From allergies to an upper respiratory infection, there are many reasons for feline sneezing. In fact, some cat breeds are even sneeze-prone by nature. Learn how to tell whether those ah-choos are nothing to worry about or whether they may signal a problem with your cat's health.
Various Types of Cat Sneezing
One of the simplest reasons that cats sneeze is that they get dust and dander up their noses, just like humans. This is part of having a healthy respiratory system. Small hairs in the nasal passages filter potential harmful substances, and then remove them by creating a sneeze. Sometimes feline sneezing may occur in rapid succession, or there may be only one. While your cat may sneeze every day, this type of sneeze is normal and usually not excessive. Consider it healthy sneezing.
Cats can get allergies just like people do. If you are having allergy problems and you cat seems to be sneezing more than usual, it could very well be allergies. Common allergies include reactions to:
- Chemical cleaners
- Chemicals in new carpet
If you can find out what is causing the allergic reaction and eliminate it from your environment, you may find that your pet has fewer sneezing episodes.
Breed of Cat
Some breeds simply sneeze more than others due to their unique anatomy. The Persian cat, for example, may have more trouble with sneezing than other breeds. Due to the shape of the nose and the smaller nasal passages on a Persian, the passages don't clean themselves out very well, and this can lead to more sneezing than in other breeds.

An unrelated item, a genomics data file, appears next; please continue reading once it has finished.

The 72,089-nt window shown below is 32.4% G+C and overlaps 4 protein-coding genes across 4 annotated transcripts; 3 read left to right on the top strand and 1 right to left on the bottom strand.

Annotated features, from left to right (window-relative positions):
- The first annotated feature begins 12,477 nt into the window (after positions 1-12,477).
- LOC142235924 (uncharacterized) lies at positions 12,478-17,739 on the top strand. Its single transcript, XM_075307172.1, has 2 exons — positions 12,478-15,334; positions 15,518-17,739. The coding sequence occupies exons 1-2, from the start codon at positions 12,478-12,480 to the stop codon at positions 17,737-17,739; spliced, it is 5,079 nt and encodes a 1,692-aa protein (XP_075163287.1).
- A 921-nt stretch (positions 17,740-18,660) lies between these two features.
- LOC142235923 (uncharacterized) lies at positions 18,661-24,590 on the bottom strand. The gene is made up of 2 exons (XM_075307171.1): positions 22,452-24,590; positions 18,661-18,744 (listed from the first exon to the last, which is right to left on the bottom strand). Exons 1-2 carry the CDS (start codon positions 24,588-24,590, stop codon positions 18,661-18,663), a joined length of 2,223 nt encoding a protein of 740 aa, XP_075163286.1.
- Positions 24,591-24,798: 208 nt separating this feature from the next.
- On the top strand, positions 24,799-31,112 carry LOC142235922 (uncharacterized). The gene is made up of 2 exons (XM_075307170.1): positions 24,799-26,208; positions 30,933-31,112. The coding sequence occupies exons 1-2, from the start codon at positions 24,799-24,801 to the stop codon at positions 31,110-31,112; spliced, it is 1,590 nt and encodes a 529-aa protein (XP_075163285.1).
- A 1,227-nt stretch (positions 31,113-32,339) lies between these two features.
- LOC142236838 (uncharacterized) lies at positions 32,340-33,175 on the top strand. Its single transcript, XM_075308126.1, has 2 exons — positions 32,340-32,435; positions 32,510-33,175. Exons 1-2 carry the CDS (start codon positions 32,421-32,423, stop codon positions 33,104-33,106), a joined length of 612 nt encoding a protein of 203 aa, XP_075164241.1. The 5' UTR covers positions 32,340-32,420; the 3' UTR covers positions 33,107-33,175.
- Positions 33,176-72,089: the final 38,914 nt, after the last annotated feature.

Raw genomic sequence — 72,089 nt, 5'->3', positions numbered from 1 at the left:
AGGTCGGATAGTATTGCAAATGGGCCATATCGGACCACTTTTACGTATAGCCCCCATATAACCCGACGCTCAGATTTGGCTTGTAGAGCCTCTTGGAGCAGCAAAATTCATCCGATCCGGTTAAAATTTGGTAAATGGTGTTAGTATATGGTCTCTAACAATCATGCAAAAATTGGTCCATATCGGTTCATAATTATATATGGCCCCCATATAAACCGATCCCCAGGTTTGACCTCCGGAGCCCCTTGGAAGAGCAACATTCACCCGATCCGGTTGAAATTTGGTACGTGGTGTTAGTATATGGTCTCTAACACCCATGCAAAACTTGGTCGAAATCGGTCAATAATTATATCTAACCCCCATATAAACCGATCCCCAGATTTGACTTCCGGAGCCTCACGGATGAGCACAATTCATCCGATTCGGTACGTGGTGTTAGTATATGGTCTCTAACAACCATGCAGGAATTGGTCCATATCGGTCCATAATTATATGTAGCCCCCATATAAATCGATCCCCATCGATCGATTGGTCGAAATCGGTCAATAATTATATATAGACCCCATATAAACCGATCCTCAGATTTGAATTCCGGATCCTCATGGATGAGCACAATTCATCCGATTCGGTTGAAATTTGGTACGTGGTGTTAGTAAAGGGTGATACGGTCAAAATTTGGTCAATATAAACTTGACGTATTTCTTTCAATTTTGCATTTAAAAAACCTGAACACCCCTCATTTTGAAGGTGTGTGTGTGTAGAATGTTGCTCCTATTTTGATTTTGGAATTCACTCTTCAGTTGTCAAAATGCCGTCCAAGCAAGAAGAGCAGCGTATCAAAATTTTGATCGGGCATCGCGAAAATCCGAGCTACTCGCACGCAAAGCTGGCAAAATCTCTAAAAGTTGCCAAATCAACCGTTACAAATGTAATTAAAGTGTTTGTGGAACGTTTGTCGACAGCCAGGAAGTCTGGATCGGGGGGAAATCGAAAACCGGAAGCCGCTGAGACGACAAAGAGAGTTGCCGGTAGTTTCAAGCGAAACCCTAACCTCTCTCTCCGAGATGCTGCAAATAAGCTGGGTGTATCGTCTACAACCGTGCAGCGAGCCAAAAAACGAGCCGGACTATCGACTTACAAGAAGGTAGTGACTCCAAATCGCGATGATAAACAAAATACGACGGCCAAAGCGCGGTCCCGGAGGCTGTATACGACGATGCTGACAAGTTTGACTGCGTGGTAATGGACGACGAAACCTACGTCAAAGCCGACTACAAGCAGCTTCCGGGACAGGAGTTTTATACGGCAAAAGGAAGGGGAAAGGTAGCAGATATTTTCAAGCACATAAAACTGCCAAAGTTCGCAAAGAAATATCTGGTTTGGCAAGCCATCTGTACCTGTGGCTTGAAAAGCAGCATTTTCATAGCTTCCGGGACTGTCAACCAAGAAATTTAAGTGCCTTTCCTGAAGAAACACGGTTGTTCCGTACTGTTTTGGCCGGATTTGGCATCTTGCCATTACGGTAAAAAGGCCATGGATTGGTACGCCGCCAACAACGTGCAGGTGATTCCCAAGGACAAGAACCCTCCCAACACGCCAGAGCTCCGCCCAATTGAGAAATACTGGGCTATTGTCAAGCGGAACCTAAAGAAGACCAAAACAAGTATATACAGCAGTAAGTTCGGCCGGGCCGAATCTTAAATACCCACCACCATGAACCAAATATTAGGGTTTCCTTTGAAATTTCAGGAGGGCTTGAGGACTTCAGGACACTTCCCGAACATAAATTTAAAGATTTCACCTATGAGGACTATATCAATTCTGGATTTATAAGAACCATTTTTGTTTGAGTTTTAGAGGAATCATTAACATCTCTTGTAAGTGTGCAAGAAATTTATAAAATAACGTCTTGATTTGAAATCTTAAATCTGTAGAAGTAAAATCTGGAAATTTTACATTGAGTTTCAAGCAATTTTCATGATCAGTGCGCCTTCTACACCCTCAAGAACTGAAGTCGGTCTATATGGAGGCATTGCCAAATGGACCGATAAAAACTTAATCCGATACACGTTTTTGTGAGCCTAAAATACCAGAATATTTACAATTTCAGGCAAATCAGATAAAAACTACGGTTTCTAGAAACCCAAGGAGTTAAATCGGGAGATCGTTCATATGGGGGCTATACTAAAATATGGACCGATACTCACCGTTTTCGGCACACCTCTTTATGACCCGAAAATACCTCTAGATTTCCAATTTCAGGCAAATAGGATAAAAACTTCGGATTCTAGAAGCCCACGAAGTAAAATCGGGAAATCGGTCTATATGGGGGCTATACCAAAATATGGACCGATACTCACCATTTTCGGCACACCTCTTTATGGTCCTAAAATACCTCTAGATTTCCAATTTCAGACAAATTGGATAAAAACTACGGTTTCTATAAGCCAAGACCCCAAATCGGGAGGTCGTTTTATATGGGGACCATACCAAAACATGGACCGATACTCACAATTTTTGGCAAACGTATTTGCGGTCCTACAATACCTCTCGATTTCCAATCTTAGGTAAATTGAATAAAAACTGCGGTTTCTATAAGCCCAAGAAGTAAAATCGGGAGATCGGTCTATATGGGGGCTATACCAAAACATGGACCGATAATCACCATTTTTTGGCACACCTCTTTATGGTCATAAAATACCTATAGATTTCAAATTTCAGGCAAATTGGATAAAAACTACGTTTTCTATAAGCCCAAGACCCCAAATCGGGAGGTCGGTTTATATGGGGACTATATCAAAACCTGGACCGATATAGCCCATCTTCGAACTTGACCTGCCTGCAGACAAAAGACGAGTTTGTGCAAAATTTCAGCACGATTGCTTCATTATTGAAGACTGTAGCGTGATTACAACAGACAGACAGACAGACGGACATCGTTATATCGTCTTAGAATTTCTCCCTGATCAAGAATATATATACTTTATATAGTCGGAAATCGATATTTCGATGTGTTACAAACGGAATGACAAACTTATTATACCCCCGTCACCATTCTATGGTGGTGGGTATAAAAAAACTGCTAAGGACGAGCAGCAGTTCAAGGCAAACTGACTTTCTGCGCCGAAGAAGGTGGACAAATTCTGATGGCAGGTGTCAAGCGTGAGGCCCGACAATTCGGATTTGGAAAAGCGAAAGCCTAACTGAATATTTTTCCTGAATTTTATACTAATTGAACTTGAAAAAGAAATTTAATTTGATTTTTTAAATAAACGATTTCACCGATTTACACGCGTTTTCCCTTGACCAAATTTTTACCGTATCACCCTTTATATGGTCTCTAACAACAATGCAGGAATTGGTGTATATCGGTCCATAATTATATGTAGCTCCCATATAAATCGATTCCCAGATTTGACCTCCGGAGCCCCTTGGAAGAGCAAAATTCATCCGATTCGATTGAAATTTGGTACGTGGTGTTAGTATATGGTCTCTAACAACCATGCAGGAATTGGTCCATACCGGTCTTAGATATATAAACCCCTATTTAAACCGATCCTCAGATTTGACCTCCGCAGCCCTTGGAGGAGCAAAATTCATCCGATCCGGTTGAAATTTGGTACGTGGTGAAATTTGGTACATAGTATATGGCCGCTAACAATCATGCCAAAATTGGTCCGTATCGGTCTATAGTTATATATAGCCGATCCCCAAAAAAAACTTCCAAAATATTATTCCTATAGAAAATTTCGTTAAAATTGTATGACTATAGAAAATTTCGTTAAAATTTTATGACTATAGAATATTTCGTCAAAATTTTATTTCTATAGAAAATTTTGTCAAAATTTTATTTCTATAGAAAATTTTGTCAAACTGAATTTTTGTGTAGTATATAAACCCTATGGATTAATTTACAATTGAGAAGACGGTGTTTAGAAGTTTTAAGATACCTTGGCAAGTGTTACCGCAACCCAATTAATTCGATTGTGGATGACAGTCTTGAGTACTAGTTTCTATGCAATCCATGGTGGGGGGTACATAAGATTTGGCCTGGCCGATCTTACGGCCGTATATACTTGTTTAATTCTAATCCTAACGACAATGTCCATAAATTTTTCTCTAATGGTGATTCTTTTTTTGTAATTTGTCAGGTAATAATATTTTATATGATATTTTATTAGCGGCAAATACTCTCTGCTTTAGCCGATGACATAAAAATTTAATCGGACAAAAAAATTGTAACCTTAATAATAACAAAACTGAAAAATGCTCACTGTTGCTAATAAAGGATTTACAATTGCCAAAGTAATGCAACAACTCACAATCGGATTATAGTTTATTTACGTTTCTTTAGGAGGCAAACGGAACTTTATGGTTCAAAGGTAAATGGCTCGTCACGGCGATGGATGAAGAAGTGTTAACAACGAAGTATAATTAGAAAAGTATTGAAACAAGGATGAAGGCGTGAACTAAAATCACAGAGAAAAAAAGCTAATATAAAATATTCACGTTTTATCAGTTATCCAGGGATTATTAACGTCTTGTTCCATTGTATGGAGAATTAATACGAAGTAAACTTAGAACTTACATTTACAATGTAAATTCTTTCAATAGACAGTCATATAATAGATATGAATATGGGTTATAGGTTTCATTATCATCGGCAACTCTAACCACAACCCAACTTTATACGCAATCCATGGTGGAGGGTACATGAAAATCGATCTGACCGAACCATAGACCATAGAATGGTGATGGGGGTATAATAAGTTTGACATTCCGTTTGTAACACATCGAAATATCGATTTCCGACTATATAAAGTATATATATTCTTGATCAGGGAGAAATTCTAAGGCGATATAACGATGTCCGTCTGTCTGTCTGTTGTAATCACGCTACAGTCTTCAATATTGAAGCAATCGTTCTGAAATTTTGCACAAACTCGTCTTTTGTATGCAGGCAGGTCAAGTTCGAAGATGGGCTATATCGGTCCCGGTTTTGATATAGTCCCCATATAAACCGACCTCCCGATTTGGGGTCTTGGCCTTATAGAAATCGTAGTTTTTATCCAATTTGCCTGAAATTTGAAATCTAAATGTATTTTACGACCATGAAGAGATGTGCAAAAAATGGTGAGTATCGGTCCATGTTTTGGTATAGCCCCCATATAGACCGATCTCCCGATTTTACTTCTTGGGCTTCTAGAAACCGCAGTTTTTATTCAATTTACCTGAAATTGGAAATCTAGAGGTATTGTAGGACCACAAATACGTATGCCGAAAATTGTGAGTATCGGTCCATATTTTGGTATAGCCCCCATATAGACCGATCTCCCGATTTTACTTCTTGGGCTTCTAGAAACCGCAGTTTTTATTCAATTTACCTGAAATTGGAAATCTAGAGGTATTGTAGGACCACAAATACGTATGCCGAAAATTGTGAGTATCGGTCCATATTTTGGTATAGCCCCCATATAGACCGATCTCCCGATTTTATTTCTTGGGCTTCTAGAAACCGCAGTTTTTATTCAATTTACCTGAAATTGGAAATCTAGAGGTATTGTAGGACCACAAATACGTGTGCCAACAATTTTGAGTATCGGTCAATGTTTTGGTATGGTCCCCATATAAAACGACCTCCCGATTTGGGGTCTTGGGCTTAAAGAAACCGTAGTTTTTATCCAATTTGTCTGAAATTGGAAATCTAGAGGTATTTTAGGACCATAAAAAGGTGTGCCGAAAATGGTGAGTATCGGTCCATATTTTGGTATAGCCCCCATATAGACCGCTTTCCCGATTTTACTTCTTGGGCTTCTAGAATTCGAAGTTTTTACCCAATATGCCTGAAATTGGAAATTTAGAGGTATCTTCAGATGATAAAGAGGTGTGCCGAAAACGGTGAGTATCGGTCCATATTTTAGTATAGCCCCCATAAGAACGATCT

Upper Respiratory Infection
Another reason for feline sneezing is an upper respiratory infection. Look for some of the following symptoms along with the sneezing:
- Watery eyes
- Swollen glands in throat
- Swollen eyes
- Excessive sneezing
- Nasal discharge
Respiratory infections can be very dangerous. It is important to have your pet checked by your vet as soon as possible if you see him exhibit one or more of these symptoms. The vet can prescribe medication as needed.
Sometimes your cat sneezes because she has gotten something up her nose. There is not much you can do about that but let nature take its course. If the problem does persist, you may need to consult your vet for additional help.
Feline Dental Problems
Sometimes feline sneezing is caused by problems with a cat's teeth. Abscessed teeth, badly decayed teeth, and other dental problems can cause excessive sneezing in your cat.
Sneezing up Blood
Sometimes your cat may sneeze blood; if this is the case with your cat, you should have it checked as quickly as possible. Often it is little more than a broken blood vessel, but it is a good thing to be sure.
Seek Veterinary Assistance if Needed
While there is usually no reason to worry about sneezing, if it is excessive or if there are any signs that concern you, take your pet to the vet for a full check up. Keeping a record of how often your pet sneezes can also help your vet to get a good idea of what might be wrong.
If the veterinarian finds that your cat is ill, he will prescribe the appropriate antibiotics and treatment. If it turns out to be allergies, you may have to consider using different cleaning supplies or otherwise removing the cause of the problem.
A Word of Caution
If your cat does have an infection of some kind, you will want to wait until she is completely better before going ahead with other treatments like spaying or shots. Her weakened immune system will be unable to protect her should a problem arise or bacteria be introduced.